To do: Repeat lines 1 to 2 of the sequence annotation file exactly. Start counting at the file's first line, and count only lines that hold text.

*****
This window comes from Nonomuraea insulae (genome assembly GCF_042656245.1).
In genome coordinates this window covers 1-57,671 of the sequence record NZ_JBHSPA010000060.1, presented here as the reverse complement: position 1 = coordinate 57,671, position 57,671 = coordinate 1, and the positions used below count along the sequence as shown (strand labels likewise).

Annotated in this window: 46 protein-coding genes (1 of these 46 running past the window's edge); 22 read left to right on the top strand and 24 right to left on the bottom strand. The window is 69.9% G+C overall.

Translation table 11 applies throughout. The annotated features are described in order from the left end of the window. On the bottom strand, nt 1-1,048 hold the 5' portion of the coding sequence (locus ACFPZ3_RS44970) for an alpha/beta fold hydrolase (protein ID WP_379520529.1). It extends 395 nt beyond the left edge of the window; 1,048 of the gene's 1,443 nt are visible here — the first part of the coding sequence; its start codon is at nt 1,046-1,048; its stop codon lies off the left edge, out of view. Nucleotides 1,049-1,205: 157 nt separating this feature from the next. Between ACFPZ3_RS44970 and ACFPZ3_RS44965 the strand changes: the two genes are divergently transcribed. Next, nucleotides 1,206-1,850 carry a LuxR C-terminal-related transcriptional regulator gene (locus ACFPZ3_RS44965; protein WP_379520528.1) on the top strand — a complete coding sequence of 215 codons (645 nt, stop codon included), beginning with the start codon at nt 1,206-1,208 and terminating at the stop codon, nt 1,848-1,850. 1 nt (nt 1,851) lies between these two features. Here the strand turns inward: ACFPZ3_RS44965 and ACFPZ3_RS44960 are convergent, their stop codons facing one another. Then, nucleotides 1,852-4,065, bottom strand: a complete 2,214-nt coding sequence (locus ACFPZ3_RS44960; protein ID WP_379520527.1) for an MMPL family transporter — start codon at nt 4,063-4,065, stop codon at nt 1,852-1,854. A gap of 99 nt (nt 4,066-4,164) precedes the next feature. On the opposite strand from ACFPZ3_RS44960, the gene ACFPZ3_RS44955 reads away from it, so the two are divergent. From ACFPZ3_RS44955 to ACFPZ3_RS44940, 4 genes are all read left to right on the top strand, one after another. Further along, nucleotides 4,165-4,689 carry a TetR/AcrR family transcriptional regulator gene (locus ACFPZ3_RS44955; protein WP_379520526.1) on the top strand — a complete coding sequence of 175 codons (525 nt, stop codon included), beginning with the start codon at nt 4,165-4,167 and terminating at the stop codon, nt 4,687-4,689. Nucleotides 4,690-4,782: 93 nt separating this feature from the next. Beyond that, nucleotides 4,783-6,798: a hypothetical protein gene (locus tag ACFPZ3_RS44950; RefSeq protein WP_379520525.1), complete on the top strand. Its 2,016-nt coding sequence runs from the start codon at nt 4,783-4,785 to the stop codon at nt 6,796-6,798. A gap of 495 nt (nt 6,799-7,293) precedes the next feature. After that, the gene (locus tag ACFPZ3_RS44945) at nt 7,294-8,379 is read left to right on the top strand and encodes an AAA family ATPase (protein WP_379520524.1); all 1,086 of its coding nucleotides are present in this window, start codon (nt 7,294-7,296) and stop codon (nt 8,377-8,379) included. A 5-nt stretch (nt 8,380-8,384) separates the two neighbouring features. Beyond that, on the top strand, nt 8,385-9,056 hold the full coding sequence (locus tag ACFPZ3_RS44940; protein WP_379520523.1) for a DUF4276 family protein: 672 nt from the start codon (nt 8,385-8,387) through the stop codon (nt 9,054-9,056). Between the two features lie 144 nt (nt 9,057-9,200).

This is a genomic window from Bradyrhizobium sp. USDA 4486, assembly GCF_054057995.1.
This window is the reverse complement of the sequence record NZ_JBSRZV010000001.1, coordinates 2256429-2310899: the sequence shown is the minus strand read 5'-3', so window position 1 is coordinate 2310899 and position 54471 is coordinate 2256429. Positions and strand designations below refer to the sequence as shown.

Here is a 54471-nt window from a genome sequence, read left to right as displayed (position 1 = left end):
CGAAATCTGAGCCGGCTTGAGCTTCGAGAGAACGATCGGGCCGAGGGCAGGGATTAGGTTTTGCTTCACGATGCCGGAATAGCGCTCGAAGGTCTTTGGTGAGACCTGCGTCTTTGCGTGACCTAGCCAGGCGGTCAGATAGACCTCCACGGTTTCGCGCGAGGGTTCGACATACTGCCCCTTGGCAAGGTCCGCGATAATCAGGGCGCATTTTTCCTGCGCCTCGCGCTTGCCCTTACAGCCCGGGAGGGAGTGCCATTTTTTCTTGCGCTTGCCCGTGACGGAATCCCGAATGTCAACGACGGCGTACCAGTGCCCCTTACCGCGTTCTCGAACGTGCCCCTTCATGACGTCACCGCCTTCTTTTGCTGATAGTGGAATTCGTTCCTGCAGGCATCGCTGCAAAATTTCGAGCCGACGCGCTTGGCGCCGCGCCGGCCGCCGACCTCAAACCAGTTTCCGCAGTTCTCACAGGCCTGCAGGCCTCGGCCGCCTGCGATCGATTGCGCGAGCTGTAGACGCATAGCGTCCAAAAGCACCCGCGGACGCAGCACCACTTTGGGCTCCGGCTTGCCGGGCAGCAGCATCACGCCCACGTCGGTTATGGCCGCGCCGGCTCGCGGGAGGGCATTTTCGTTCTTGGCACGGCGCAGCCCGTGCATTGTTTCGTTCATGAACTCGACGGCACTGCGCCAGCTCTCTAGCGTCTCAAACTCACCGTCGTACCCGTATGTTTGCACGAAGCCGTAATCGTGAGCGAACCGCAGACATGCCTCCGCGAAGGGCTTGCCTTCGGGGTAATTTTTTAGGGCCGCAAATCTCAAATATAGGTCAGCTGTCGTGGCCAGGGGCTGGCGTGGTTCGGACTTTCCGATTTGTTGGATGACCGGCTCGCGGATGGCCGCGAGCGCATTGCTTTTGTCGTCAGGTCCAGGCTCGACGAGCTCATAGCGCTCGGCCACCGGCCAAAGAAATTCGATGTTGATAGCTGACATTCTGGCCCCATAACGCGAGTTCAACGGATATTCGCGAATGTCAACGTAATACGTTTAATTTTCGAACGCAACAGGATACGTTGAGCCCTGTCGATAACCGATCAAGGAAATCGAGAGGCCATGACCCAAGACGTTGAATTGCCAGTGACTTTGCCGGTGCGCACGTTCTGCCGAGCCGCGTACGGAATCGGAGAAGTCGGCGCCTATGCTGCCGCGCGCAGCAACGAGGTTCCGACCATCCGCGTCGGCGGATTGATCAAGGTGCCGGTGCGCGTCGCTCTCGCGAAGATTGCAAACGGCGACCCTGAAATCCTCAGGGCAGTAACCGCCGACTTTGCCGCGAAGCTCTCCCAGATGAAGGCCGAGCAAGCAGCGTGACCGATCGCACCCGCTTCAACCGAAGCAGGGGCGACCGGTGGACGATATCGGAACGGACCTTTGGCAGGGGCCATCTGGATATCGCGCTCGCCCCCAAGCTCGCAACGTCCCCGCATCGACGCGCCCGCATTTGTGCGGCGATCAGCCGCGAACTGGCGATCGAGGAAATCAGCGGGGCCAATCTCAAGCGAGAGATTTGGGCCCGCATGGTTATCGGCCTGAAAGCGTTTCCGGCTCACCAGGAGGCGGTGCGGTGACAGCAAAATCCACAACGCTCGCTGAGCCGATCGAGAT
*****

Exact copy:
This window comes from Nonomuraea insulae (genome assembly GCF_042656245.1).
In genome coordinates this window covers 1-57,671 of the sequence record NZ_JBHSPA010000060.1, presented here as the reverse complement: position 1 = coordinate 57,671, position 57,671 = coordinate 1, and the positions used below count along the sequence as shown (strand labels likewise).